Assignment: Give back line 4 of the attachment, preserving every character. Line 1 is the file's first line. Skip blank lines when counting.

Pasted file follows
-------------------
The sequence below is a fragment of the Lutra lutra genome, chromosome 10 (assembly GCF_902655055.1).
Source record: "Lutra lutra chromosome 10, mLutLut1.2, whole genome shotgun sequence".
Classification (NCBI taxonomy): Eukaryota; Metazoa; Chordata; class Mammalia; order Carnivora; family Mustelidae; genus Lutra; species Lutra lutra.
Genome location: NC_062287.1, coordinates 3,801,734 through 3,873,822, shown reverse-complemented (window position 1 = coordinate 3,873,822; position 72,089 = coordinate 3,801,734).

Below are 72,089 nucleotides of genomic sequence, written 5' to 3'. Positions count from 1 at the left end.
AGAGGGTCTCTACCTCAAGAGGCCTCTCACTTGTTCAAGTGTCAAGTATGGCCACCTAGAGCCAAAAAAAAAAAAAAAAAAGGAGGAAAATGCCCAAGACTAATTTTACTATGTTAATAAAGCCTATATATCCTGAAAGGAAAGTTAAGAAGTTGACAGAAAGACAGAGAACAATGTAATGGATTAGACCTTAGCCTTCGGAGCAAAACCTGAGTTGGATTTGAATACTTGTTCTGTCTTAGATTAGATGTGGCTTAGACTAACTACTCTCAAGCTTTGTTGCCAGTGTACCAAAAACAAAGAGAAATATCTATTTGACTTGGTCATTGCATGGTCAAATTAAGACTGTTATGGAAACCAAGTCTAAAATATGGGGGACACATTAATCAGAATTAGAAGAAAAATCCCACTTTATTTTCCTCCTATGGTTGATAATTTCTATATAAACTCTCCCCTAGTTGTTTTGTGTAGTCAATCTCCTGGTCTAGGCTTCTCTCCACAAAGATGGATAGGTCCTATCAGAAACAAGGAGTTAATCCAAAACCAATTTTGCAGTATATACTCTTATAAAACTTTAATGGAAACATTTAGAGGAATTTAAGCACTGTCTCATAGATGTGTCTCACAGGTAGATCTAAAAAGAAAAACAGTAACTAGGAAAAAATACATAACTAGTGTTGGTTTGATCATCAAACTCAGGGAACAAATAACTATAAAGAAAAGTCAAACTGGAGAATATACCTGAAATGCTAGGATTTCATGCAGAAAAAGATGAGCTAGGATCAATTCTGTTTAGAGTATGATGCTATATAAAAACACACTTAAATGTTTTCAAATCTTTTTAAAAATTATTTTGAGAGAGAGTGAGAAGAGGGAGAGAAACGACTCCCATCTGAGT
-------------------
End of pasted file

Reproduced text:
Genome location: NC_062287.1, coordinates 3,801,734 through 3,873,822, shown reverse-complemented (window position 1 = coordinate 3,873,822; position 72,089 = coordinate 3,801,734).